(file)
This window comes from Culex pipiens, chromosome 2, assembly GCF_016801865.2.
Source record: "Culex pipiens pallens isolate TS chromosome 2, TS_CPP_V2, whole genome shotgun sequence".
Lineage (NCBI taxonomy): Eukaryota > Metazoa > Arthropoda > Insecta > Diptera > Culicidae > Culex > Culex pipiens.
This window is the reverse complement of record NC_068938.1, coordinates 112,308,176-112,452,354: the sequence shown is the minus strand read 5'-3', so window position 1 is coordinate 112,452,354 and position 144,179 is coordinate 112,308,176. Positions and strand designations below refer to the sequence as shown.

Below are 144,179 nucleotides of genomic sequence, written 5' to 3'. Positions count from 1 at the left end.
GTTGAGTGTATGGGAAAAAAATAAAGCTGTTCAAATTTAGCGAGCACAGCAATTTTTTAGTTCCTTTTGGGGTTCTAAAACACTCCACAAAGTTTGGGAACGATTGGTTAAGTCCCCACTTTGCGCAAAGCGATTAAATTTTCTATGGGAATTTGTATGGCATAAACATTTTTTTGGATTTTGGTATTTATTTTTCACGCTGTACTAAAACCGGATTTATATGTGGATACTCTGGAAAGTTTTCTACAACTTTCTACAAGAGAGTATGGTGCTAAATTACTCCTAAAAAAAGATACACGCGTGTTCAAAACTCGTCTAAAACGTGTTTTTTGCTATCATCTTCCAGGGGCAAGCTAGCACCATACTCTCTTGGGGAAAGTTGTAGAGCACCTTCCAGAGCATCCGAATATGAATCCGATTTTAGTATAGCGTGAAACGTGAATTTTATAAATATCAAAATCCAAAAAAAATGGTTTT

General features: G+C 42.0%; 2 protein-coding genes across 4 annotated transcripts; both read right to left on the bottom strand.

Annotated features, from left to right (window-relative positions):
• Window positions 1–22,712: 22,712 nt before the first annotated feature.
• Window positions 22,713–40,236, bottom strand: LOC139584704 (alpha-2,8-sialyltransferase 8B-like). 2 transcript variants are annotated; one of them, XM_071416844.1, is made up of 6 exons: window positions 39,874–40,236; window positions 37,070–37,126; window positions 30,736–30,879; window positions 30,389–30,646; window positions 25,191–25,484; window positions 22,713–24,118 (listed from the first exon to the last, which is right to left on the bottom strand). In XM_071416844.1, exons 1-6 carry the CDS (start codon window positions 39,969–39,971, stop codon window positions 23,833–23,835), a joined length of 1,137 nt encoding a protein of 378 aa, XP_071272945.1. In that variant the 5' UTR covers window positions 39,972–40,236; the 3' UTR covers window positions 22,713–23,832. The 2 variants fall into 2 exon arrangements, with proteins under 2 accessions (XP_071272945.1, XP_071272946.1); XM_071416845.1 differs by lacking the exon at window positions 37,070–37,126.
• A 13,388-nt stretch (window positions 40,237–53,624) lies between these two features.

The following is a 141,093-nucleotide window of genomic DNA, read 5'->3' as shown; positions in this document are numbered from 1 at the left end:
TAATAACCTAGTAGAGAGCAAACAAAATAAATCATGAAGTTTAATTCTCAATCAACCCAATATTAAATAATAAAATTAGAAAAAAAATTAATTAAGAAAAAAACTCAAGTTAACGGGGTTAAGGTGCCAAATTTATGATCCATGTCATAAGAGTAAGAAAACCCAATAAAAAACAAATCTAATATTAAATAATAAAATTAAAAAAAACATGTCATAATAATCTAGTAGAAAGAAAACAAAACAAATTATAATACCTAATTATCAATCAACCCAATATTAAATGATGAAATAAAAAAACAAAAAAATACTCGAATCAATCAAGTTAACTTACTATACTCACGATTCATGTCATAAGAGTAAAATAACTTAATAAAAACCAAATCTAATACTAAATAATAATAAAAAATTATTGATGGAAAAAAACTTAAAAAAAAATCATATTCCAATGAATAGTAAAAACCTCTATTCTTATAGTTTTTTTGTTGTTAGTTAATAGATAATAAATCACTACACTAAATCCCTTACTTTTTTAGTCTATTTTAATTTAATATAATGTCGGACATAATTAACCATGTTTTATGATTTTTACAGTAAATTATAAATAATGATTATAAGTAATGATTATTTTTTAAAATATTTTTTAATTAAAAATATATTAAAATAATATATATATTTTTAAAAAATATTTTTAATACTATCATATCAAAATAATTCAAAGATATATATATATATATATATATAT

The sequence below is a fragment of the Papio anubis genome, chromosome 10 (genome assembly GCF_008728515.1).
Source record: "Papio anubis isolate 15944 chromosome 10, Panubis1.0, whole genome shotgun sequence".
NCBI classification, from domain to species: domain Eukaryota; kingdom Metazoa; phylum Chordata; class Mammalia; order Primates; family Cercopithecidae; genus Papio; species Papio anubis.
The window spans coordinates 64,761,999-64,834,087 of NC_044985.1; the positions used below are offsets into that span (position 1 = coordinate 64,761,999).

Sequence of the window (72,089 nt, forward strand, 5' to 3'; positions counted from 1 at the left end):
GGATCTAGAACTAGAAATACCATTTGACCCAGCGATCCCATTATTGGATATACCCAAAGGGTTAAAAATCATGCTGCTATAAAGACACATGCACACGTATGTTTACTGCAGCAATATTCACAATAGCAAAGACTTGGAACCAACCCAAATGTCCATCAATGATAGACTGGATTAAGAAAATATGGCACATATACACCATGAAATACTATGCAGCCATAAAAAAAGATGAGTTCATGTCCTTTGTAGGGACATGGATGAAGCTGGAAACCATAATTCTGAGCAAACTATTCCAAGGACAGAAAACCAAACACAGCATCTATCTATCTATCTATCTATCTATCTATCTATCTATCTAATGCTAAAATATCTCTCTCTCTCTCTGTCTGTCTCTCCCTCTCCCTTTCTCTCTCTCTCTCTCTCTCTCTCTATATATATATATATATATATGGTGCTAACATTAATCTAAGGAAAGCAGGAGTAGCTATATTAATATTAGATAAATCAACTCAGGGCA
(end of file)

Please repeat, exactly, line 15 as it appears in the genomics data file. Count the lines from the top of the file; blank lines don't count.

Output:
Source record: "Papio anubis isolate 15944 chromosome 10, Panubis1.0, whole genome shotgun sequence".